The Magnolia-Rain or Shine matchup Friday night was reminiscent of a recent Game 7 slugfest also between these two teams due to its low-scoring, highly-defensive nature. There would be no overtimes or comebacks, though, as Magnolia shut the door on a Rain or Shine side that had a historically bad start to carve out a 69-68 win in the PBA Governors' Cup.
"I told them at dugout after the first half that this is like Game 7 of our Philippine Cup semifinals," coach Chito Victolero said. "I told them it's a test of our character, being mentally tough in the end. I think we need these kind of games."
A free throw by Mark Barroca in the final 58 seconds proved to be the decider for the Hotshots, who endured four scoreless minutes and waited for a Gabe Norwood game-winner attempt to veer right to run away with the victory.
Romeo Travis scored 26 points to be the lone double-digit scorer for the Hotshots, who climbed to 2-1 in the standings. He also grabbed 14 rebounds and added two steals and two blocks.
"It's a character game for us. I told them this is a defensive game," Victolero said. "Credit also to Rain or Shine, they really played well on that end, too. It just went to the breaks of the game at the end and thank God they went our way."
Both teams struggled mightily to find iron in the opening frame, but the Elasto Painters bore the brunt of an unforgiving defensive showdown as it became the first in league history to miss all of its field goal attempts in one quarter when it went 0-for-16 to end with just six points from the free throw line in the first 12 minutes.
Even after that, Magnolia still wasn't able to pull away as it shot just 30 percent (14-for-46) from the field in the first half to hold an unsteady 32-25 lead. The floor beneath that cushion appeared to collapse in the second half, where Rain or Shine used a 10-0 blitz to win the third quarter 27-15 and enter the final frame with a 52-47 advantage.
A 14-2 burst by Magnolia, topped by a Justin Melton floater, would be the Magnolia's opening answer in the payoff period, but it would only manage seven more points the rest of the way before surviving the Elasto Painters at the final buzzer.
"That's our strength. Defensively, we're back. That's our problem last conference. But we've been consistent there for the last two seasons. I'm very happy that we're bringing back that defensive mentality. It's really beautiful to watch," Victolero said.
Barroca and Ian Sangalang added eight points apiece for the Hotshots, who shot 32.6 percent from the field and 3-for-21 on threes. Magnolia next faces the Alaska Aces, who are scraping the bottom of the barrel with a 0-4 card.
Javee Mocon paced Rain or Shine (31.6 percent against Magnolia) with 14 points, while import Kayel Locke struggled in his debut, finishing with just 13 points on 5-for-15 shooting, nine rebounds and six assists.
Locke battled early foul trouble.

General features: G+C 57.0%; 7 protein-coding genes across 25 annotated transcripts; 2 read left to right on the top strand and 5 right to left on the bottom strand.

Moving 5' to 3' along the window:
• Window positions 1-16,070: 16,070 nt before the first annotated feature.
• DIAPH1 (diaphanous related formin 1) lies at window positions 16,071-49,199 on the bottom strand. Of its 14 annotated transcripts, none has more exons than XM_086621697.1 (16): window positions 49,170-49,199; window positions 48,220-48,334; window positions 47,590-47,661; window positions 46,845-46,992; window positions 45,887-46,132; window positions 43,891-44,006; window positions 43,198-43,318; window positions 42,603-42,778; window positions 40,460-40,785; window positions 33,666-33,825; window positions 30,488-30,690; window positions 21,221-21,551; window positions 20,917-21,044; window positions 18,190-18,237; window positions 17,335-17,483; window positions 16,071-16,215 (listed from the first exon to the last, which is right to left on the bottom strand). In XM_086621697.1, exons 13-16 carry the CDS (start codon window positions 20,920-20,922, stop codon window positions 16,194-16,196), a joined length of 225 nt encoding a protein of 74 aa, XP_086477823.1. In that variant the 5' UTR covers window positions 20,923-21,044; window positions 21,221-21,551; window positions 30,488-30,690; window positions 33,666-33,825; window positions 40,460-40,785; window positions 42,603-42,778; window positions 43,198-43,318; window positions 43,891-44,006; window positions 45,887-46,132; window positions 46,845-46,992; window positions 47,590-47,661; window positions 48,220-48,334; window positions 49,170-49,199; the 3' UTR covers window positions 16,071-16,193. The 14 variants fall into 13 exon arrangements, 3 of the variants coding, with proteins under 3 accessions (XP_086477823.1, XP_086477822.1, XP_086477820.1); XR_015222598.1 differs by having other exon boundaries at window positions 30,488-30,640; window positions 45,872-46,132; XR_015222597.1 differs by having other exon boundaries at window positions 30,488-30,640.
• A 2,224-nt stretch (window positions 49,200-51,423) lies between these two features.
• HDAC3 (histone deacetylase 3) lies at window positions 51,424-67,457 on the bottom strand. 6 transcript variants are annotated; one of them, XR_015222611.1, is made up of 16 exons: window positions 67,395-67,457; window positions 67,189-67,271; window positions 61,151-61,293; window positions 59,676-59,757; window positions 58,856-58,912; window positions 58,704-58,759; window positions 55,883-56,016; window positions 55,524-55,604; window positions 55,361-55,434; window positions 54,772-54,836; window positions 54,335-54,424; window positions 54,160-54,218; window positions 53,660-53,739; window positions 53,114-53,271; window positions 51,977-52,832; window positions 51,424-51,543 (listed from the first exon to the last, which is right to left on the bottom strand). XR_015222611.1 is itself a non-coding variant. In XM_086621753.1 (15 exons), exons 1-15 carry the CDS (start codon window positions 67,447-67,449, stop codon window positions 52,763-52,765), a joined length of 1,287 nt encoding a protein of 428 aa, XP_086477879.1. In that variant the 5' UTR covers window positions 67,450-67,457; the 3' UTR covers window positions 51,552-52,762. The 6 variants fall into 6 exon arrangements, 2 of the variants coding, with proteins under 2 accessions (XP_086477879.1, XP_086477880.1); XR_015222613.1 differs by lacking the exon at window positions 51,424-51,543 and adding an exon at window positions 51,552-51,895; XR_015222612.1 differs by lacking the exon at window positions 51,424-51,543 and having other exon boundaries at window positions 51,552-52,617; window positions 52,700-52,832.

"I think our import was thrown off the way he wanted to play today. Basically he got four fouls right away (in the first half) and I believe two of those are bad calls. Two and-1 opportunities were flagged as offensive fouls. So he lost his rhythm from the beginning. He didn't know what to do," coach Caloy Garcia.
After managing his fouls better in the second half to avoid fouling out, Locke says he's slowly learning more about "how the referees call certain things."
"There are certain things that they let be physical, and other things you kinda have to make sure you don't use two hands or anything like that," Locke said. "I just got here four, five days ago so I'm still trying to get everything under my belt but once that happens, things will look good moving forward."
Locke was brought in by Rain or Shine to replace Joel Wright, who also struggled with fouling in his three-game stint. Garcia thinks Locke is a better passer and a capable shooter despite committing six turnovers and missing all his five shots from long range against Magnolia.
"I think this guy can create more Joel. But when it comes to strength, Joel has the edge. [I've] yet to see the full potential of Kayel. The nice thing about Kayel is he can try to at least create for the locals," Garcia said. "I think Kayel has much more to show. In practice, He has been hitting those 3-point shoots. They just weren't going in tonight."
He'll have to pick it up quickly, though, as Locke will go up against a titan of an import in Phoenix's Eugene Phelps (33.7 points on 57 percent shooting, 16.0 rebounds, 5.2 assists, 1.0 block per game) next week.
"Eugene is a way much stronger import. But all of them have different strengths and weaknesses," said Garcia. "The only thing right now (we're pleased with) is he knows how the game is being played here and he has to adjust to every calls made."
Meanwhile, James Yap will be reevaluated by Rain or Shine tomorrow after a suffering an apparent groin injury in the second quarter.
Magnolia (69) -- Travis 26, Sangalang 8, Barroca 8, Lee 7, Reavis 6, Dela Rosa 5, Jalalon 4, Melton 3, Pingris 2, Herndon 0, Brondial 0.
Rain or Shine (68) -- Mocon 14, Locke 13, Belga 9, Borboran 7, Yap 6, Daquioag 5, Exciminano 5, Ponferada 3, Norwood 2, Nambatac 2, Torres 2, Onwubere 0, Rosales 0.
Quarters: 11-6, 32-25, 47-52, 69-68.
Magnolia's Rafi Reavis, currently in his 17th season, became the first among all active players to play 750 games in the PBA. He is also the 15th player in league history to reach that mark.
The previous worst mark on field goals in any quarter was a 1-for-21 (4.8 percent) showing by the Mobiline Phone Pals against the Sta. Lucia Realtors in 2001. There were also 10 other instances that a team made just a single field goal in a quarter.
Magnolia vs. Alaska on Oct. 6 at the Smart Araneta Coliseum
Rain or Shine vs. Phoenix on Oct. 9 at the Cuneta Astrodome